The Last Really Good Shack 28

We knew from the beginning that we wanted a porch. The house looked spare and homely without one, and we needed the extra living space. So for about a year, maybe a little more, we used the stacked cement blocks as our steps up into the front door. Old aluminum yard chairs were hauled out of the shed when we wanted to sit out. But with no patio or landscaping, it was just basically sitting out in the yard.
Then one afternoon, an old friend of Bob’s family called. He had recently moved to east Texas and wanted us to come for a visit. So we packed up for a long weekend and took off for Hughes Springs, TX.
Harold has a lovely home, looking out on to pasture land. A comfortable house with a covered porch in back, its a wonderful place for him and for his dog.
We brought with us pictures of the house as well as our dreams of our future there. And the subject of building the porch came up. Well, Harold had just the thing for us.
A friend of his bought old railroad container cars, which he would sell for scrap or to people who needed really odd, large storage containers. And the floors of these cars just happened to be tongue in groove 1 ft by 9 ft solid oak! And he would sell us a cars worth of the flooring, which happened to be just about the length of our house and the width of our front space. Eureka! The beginning of our porch!
We made the deal and Bob made plans to come back with a flatbed trailer to cart the floor back home.
Our first priority became building the under structure for the floor of the porch. Because of the lay of the land and the height of the second floor windows, we had to be sure we had head room and enough slope for the roof. After much measuring and leveling, Bob began work on the foundation and I became the helper again, toting and carrying and running to the hardware store and cleaning up.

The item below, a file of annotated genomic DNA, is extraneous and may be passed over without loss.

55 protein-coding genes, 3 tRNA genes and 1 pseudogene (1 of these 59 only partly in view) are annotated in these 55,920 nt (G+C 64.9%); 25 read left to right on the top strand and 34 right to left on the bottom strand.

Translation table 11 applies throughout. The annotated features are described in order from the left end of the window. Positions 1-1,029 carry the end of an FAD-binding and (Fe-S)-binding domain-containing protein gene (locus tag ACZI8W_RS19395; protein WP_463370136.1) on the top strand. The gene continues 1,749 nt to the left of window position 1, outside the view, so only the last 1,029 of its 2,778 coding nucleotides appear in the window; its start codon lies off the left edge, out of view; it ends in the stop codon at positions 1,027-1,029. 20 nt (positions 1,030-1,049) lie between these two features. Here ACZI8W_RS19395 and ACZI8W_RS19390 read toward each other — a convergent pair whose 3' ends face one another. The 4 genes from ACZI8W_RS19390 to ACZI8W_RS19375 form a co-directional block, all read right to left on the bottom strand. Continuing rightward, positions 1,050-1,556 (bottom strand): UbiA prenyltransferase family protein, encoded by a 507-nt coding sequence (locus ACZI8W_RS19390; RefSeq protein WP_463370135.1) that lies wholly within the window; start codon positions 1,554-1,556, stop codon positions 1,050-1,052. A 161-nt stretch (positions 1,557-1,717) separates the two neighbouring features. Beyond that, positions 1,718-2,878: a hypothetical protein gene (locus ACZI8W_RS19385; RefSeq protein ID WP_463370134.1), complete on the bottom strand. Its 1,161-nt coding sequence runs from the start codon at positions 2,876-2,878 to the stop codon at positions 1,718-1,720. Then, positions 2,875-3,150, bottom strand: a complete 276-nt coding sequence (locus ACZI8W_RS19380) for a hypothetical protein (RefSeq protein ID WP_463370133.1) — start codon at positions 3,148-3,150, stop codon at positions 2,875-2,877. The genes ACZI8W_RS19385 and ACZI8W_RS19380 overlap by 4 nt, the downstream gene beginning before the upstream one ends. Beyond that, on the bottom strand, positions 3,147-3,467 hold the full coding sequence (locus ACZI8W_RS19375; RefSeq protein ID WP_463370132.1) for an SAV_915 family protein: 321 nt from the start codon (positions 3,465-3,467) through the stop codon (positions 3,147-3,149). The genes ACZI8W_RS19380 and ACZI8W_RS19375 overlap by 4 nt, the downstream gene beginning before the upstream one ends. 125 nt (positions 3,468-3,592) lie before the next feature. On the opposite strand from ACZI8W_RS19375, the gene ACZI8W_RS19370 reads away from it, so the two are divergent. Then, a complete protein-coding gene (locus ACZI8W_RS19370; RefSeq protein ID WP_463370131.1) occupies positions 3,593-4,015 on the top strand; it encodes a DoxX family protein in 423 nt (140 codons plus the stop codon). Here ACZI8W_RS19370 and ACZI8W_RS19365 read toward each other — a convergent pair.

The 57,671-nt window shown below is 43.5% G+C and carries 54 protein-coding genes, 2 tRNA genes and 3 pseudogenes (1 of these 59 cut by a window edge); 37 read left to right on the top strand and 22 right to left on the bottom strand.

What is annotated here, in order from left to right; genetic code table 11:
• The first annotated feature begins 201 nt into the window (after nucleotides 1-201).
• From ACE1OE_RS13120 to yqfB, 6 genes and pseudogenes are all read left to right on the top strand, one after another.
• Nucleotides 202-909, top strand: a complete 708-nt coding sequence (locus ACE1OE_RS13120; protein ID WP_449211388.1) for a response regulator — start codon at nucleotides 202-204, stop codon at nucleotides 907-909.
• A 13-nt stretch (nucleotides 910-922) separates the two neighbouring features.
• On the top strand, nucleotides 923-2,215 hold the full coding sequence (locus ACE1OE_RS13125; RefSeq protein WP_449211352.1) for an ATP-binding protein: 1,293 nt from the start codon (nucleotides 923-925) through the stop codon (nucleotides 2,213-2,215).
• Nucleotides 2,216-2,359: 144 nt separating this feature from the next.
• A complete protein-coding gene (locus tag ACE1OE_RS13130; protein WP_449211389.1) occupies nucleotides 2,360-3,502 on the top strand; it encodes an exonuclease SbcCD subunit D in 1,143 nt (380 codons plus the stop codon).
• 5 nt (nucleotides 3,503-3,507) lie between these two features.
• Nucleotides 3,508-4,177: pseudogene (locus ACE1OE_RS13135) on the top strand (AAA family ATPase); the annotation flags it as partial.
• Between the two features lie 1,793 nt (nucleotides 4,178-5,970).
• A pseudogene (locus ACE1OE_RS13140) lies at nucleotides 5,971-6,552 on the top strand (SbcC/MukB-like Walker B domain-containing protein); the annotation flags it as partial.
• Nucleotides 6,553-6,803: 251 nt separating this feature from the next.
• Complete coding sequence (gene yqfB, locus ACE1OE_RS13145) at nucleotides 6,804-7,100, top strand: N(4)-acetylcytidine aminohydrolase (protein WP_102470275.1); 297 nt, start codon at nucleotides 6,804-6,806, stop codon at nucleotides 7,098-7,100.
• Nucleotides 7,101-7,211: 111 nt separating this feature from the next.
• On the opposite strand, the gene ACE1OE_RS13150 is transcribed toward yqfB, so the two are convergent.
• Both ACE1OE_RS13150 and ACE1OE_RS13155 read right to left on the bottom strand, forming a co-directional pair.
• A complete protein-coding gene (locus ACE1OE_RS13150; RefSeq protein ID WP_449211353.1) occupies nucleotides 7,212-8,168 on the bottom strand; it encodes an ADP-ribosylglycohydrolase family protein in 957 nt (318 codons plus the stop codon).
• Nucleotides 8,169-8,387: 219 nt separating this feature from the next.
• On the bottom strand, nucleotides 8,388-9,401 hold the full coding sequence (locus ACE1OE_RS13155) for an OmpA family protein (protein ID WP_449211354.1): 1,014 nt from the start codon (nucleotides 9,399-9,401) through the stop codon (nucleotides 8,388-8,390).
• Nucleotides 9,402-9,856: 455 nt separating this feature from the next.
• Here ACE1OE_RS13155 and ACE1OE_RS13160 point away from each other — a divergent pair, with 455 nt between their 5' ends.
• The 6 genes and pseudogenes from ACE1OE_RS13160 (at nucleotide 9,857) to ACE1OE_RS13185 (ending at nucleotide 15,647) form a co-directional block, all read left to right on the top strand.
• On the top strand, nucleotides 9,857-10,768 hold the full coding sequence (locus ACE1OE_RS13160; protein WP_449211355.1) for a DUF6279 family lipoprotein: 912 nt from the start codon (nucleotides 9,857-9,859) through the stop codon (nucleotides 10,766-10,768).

So in the autumn of our second year, Bob finished the floor of our porch. It was solid! The floor boards were stained gray and they were gorgeous! We still brought out the old aluminum chairs to sit on the deck that fall and winter. And my Dad, in his last trip to the shack, was able to sit out in the warm October sun and enjoy the view.
It would be after he died that the porch would be finished. And it became the gathering and healing place for me, my family and especially my Mom.
This porch became the center of our home. There are so many more stories to tell about the porch and the shack and our adventures.
So until then……

This is a pen and ink by my beautiful and talented aunt, Carol Allen.

One thought on “The Last Really Good Shack 28

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